I’ve called Reno home since I was a child, though I’ve been a wanderer since essentially birth. Born in Las Vegas – the other, much hotter part of the state – I grew up with a Russian immigrant father that was “fresh off the boat,” and a French/Irish mother from Massachusetts – both of whom worked for United Airlines, so my earliest memories were of airports, planes and a wide variety of locales. As a native Nevadan, I always remember asking my mother while in Boston’s Logan International Airport why there were no slot machines…she chuckled. It was my first impression of how ingrained our gaming culture is for us here in Nevada.
In Reno, however, there is a much broader spectrum of culture beyond the resounding slot machine cacophony…unbeknownst to many, even those that reside here. This is a community filled with a rich tapestry of talents and cultures, comprised of a fabric of entrepreneurs, immigrants, intellectuals, artists and rebels. All stitched together with the string of rivers, highways, dirt roads, train tracks and runways leading us to the amazing surroundings encompassing us, and experiences awaiting us within our own city limits.
Little would anyone expect, but there is a stellar International Relations program at the University of Nevada, Reno, a degree in which I achieved in the year 2000, intending to leave the “confines” of this small town to become a world-traveling diplomat for the United Nations. In Reno, I pursued my passion for languages and cultures with those that knew what I hadn’t opened my eyes to yet: that the quality of life in Reno even appealed to people that I considered worldly – professors, diplomats and dignitaries who I worked with while pursuing my degree that resided in or passed through, intrigued with what the Biggest Little City had to offer.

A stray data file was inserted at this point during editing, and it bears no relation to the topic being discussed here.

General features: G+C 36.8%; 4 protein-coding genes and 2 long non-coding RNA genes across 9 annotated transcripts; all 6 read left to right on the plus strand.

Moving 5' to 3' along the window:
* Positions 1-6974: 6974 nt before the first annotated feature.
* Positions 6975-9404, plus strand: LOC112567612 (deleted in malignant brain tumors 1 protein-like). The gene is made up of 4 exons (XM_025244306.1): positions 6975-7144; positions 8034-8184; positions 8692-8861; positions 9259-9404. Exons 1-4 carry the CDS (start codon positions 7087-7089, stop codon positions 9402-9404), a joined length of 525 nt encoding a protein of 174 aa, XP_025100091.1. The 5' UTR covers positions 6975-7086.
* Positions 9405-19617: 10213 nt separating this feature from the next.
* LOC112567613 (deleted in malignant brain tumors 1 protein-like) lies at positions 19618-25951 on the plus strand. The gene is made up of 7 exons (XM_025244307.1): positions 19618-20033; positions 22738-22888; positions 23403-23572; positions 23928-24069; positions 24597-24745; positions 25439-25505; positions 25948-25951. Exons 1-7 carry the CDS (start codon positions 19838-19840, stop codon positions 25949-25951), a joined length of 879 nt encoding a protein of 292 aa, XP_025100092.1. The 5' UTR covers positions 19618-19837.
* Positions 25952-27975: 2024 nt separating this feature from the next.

I pursued my U.N. goal, before deciding that A) there was far too much discourse versus action for my hyperactive, results-driven self in the U.N. diplomacy field and B) that the Biggest Little City was evolving in a positive direction that I found interesting. So I went into media, events and ultimately public relations, all of which my diplomacy training has definitely come in handy with. But traveling has honed my patience with, understanding and appreciation for those that may not be of like mind or similar culture, and a fondness for for the individual quirks of people, which Reno seems to bring out so well somehow.
I’ve lived and studied in Montreal, traveled the world, explored and immersed myself in a multitude of cultures and languages….and returned here to little ol’ Reno, where there’s an airport ready to take me anywhere across the globe I may be eager to explore; outdoors that inspire me daily, and can be escaped to within minutes; friends and family who pride themselves on being friendly, helpful and supportive; and a community willing to band together at a moments notice. And THAT is why I still call Reno home.